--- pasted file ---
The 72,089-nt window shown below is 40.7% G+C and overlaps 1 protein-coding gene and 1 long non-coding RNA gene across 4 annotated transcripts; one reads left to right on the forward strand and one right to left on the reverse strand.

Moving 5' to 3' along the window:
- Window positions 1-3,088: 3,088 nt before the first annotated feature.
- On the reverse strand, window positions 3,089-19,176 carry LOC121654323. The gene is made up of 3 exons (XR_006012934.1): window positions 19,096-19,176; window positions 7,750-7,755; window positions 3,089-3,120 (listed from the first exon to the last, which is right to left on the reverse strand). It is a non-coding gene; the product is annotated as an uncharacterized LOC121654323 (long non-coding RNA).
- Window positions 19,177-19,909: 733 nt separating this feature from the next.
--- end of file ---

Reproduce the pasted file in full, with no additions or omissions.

The 72,089-nt window shown below is 40.7% G+C and overlaps 1 protein-coding gene and 1 long non-coding RNA gene across 4 annotated transcripts; one reads left to right on the forward strand and one right to left on the reverse strand.

Moving 5' to 3' along the window:
- Window positions 1-3,088: 3,088 nt before the first annotated feature.
- On the reverse strand, window positions 3,089-19,176 carry LOC121654323. The gene is made up of 3 exons (XR_006012934.1): window positions 19,096-19,176; window positions 7,750-7,755; window positions 3,089-3,120 (listed from the first exon to the last, which is right to left on the reverse strand). It is a non-coding gene; the product is annotated as an uncharacterized LOC121654323 (long non-coding RNA).
- Window positions 19,177-19,909: 733 nt separating this feature from the next.